Friday, February 14, 2014

Bread and Wine by Shauna Niequist

Although it contains recipes, Bread and Wine is not a recipe book. It is a book about loving people lavishly around your dining room table. At a time when people are becoming increasingly overweight because they are looking to food to fill their need for comfort, you may wonder how anyone can celebrate tables that are groaning under the weight of sumptious food. But there is a fine distinction between overeating and eating well.

Frankly, when we eat to feel comforted, we are bound to get fat because no amount of food can ever satisfy that need. BUT when we sit around a table with loved ones and the meal is incredible, we feel loved and satisfied in two ways: primarily by the people around us and secondarily by the delicious meal.

Niequist explains her book title: Like every Christian, I recognize the two as food and drink, and also, at the very same time, I recognize them as something much greater - mystery and tradition and symbol. Bread is bread, and wine is wine, but bread-and-wine is another thing entirely. The two together are the sacred and the material at once, the heaven and earth, the divine and the daily. This is a collection of essays about family, friendships and the meals that bring us together. It´s about the ways God teaches and nourishes us as we nourish the people around us, and about hunger, both physical and otherwise, and the connections between the two. (p.11)

Modern life has pushed us into faux food and fast food and highly engineered food products cased in sterile packages that we eat in the car or on the subway - as though we were astronauts, as though we can´t be bothered with a meal... But many of us, men and women alike, at a certain point, are wandering back to the kitchen and fumbling and learning and trying to feed ourselves and the people we love, because we sense it´s important and that we may have missed something fundamental along the way. Especially for those of us who make our livings largely in front of computer screens, there´s something extraordinary about getting up from the keyboard and using our hands for something besides typing - for chopping and dicing and coaxing scents and flavors from the raw materials in front of us. There´s something entirely satisfying in a modern, increasingly virtual world about something so elemental - heat, knife, sizzle. (p. 14, 16)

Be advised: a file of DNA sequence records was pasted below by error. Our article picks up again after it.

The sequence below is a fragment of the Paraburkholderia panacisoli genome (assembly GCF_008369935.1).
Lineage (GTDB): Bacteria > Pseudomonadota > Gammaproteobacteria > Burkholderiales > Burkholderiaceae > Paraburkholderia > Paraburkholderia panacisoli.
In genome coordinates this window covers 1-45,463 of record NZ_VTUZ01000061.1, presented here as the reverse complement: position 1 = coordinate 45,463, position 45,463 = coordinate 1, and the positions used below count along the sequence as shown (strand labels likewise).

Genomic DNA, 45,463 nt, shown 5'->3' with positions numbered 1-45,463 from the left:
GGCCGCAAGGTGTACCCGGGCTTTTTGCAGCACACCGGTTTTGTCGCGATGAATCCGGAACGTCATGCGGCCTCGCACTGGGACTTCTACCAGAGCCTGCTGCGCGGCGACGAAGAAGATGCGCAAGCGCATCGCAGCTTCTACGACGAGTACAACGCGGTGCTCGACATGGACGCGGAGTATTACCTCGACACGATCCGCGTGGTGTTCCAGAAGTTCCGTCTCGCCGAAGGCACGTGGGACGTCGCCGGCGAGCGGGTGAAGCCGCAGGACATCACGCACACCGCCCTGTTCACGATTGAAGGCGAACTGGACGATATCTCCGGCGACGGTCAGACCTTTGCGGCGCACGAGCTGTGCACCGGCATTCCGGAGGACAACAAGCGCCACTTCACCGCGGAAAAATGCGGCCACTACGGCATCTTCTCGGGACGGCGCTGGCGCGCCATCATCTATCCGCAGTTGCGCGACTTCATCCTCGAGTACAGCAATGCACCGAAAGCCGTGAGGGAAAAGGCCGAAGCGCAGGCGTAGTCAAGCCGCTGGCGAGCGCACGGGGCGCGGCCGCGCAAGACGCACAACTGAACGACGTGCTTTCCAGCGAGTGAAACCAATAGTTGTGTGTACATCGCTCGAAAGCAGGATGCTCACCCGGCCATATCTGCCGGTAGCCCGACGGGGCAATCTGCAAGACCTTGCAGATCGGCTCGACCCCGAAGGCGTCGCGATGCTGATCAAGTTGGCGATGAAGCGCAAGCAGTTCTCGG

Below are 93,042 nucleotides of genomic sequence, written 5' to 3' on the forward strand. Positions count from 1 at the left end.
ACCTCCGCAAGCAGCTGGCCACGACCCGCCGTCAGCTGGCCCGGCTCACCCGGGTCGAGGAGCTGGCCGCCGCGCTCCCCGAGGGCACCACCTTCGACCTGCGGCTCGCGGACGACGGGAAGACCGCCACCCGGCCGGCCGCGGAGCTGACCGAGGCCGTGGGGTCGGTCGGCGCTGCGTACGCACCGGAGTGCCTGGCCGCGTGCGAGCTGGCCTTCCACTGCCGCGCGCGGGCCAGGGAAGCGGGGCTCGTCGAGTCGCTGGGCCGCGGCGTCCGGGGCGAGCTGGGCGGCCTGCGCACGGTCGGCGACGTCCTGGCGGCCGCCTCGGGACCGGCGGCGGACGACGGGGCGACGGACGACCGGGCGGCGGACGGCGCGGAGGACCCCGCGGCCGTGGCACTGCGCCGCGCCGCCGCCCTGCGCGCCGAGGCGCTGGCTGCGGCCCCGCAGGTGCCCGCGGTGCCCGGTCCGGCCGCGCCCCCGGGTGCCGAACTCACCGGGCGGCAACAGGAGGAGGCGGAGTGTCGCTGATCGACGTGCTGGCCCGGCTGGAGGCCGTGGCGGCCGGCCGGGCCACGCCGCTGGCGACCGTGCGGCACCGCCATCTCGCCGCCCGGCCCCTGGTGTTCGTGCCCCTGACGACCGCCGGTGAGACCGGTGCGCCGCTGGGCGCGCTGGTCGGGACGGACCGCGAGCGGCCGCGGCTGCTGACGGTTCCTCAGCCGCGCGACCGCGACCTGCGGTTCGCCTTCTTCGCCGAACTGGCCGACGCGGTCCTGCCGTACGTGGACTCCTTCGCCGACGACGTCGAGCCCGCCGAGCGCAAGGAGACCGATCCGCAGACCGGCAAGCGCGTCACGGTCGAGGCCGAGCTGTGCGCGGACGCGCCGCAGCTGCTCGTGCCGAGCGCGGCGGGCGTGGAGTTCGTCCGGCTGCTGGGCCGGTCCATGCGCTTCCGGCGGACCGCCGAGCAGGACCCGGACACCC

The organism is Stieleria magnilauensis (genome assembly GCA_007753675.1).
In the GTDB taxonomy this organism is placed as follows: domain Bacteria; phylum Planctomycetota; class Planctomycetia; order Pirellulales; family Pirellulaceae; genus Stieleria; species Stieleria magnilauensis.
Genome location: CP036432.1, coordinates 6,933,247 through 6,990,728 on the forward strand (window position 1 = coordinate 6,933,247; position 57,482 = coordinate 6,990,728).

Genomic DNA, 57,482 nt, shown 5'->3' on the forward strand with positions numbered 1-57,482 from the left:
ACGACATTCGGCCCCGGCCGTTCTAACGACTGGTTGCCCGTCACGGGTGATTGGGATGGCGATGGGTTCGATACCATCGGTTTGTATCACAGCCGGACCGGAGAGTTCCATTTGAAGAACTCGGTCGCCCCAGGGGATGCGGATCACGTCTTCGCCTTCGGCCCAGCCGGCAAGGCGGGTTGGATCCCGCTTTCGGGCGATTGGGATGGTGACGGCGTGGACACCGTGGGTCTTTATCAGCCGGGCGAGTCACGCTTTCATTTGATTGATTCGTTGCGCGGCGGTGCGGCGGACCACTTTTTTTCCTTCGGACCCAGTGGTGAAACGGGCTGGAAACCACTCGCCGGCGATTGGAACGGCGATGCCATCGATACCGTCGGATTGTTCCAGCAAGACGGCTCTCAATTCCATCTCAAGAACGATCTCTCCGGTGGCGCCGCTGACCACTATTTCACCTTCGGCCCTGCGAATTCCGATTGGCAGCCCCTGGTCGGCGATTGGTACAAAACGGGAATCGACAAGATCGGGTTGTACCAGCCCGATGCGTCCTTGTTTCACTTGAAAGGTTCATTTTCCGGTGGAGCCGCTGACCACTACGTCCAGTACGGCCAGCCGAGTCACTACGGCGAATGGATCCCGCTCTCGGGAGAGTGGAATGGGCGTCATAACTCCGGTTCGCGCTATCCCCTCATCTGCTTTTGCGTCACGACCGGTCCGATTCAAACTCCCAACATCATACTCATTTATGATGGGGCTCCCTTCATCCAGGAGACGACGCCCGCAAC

I´m coming to see that the table is about food, and it´s also about time. It´s about showing up in person, a whole and present person, instead of a fragmented person, phone in hand and a to-do list in the other. Put them down, both of them, twin symbols of the modern age, and pick up a knife and fork. The table is where time stops. It´s where we look people in the eye, where we tell the truth about how hard it is, where we make space to listen to the whole story, not the textable sound bite. (p. 257)

Not all the essays are about food. Some are about her struggles with infertility. Others are just about the craziness of life. As a non-drinker I found the free-flowing alcohol at her gatherings to be a bit bewildering, but I withheld my judgement because the primary theme of the book really resonated with me. Sharing our lives around the table is one of the easiest ways to reflect the lavish love of Christ.

Footnote: Babette´s Feast is a Danish film that excellently portrays this "grace upon grace" at the meal table.


Susanne said...

Funny you should mention Babette's Feast, I've been wanting to watch that. This book sounds interesting.

Carol said...

A friend told me about Babette's Feast many years ago & I never got around to watching it. Thanks for the reminder. The book sounds interesting too.